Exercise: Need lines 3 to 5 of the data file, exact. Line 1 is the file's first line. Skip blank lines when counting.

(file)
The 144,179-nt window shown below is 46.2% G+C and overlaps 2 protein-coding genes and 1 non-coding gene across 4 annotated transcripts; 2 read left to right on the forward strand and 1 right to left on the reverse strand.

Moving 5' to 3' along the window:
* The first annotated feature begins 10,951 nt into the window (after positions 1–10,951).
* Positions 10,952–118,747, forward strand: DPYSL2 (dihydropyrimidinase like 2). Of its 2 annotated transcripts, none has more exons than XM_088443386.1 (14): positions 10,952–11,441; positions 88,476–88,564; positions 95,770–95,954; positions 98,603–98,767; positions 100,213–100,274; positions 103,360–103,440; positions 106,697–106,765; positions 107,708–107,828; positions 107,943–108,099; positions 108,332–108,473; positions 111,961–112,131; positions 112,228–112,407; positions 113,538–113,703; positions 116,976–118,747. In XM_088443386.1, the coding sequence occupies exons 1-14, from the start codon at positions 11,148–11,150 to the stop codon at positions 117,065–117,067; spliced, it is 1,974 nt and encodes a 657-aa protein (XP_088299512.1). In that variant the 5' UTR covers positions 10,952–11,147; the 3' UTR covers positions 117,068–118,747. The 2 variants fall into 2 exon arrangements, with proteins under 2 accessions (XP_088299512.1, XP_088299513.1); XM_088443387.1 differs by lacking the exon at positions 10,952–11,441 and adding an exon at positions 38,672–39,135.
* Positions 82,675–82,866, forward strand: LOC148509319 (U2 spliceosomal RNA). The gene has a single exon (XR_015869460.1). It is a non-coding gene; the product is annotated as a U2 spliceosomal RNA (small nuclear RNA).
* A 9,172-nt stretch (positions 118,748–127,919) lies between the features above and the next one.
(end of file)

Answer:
* The first annotated feature begins 10,951 nt into the window (after positions 1–10,951).
* Positions 10,952–118,747, forward strand: DPYSL2 (dihydropyrimidinase like 2). Of its 2 annotated transcripts, none has more exons than XM_088443386.1 (14): positions 10,952–11,441; positions 88,476–88,564; positions 95,770–95,954; positions 98,603–98,767; positions 100,213–100,274; positions 103,360–103,440; positions 106,697–106,765; positions 107,708–107,828; positions 107,943–108,099; positions 108,332–108,473; positions 111,961–112,131; positions 112,228–112,407; positions 113,538–113,703; positions 116,976–118,747. In XM_088443386.1, the coding sequence occupies exons 1-14, from the start codon at positions 11,148–11,150 to the stop codon at positions 117,065–117,067; spliced, it is 1,974 nt and encodes a 657-aa protein (XP_088299512.1). In that variant the 5' UTR covers positions 10,952–11,147; the 3' UTR covers positions 117,068–118,747. The 2 variants fall into 2 exon arrangements, with proteins under 2 accessions (XP_088299512.1, XP_088299513.1); XM_088443387.1 differs by lacking the exon at positions 10,952–11,441 and adding an exon at positions 38,672–39,135.
* Positions 82,675–82,866, forward strand: LOC148509319 (U2 spliceosomal RNA). The gene has a single exon (XR_015869460.1). It is a non-coding gene; the product is annotated as a U2 spliceosomal RNA (small nuclear RNA).